Sunday, March 19, 2017

OBLIQUE ANGLE : How disasters are self-inflicted

 Deo   Simba is a senior sub-editor with The

 Deo   Simba is a senior sub-editor with The Citizen      

By Deo Simba

On Monday, Dar es Salaam was brought to its knees as heavy rains pounded it. The city of five million inhabitants was literally submerged.

Key roads were cut off. All came to a standstill. Life stopped. Jam. It was disastrous. Businesses incurred losses as water destroyed products. Thousands of man-hours were lost because workers got stuck in jams. Vehicles broke down. Millions of litres of fuel got lost in the jams.

Someone joked on Facebook that if Tanzania were to use the incident to promote tourism in Dar es Salaam, then thousands of tourists would flock in just to witness the submerging of the country’s largest city.

But, how did we get there? Dar es Salaam’s lowland features are known. Water streams are known and so are its wetlands. Flood prone areas are also known.

Would it be wrong to conclude that the disaster that the city went through was self-inflicted? That the problem of flush floods is largely man-made?

Think of this: thousands of tonnes of solid waste are not collected in time. Almost a half of these end up in the city’s river and stream channels as well as the few drainage systems. When rain water comes, it washes the solid waste down the streams. And, upon reaching narrow passages, the space is not enough for the waste to pass through, they in turn block it. This results in floods on the upstream side.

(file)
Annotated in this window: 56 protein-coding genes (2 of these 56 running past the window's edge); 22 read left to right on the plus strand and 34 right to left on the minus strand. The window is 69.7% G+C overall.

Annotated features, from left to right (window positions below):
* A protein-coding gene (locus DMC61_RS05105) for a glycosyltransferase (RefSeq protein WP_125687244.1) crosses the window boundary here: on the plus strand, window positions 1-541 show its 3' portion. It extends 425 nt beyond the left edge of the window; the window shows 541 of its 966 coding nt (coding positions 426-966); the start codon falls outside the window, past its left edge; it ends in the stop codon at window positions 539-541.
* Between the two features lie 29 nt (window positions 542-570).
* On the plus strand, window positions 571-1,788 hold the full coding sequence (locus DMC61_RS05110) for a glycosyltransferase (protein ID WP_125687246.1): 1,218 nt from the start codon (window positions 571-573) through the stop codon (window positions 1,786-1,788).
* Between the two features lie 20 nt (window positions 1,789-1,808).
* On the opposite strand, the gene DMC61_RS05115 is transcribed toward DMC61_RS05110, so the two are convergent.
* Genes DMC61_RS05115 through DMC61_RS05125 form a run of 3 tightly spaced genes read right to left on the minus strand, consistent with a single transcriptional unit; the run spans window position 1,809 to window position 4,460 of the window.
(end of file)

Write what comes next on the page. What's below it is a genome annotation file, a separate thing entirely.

Negligence. Human factors. For sure such a situation is a product of carelessness. Some people tend to sleep on their job. Rain seasons are known. Shouldn’t those responsible prepare ahead of the season so that water would freely flow to its destination--the sea?

And, the city is known for its chronic water shortages. How come no infrastructure is put in place to harvest rain water? Do we want Mr Donald Trump to come and do it for us?

What is our tax being spent on if it is not being directed into making our cities, town and villages safe and habitable? How about town planning? What about those who have put up structures that block free water flowage, who gave them the permits?

Rebecca Solnit says in Wanderlust: A History of Walking “In great cities, spaces as well as places are designed and built: walking, witnessing, being in public, are as much part of the design and purpose as is being inside to eat, sleep, make shoes or love or music. The word citizen has to do with cities, and the ideal city is organized around citizenship -- around participation in public life.”

And, Israelmore Ayivor says in Dream Big! See Your Bigger Picture! “Where you are now is as a result of either your choice or someone’s choice. If you neglect the ideas of choosing the ultimate things for yourself, someone will hire you by choosing the average thing for you.”

There is the human factor in most of our problems. Change of mind-set is crucial.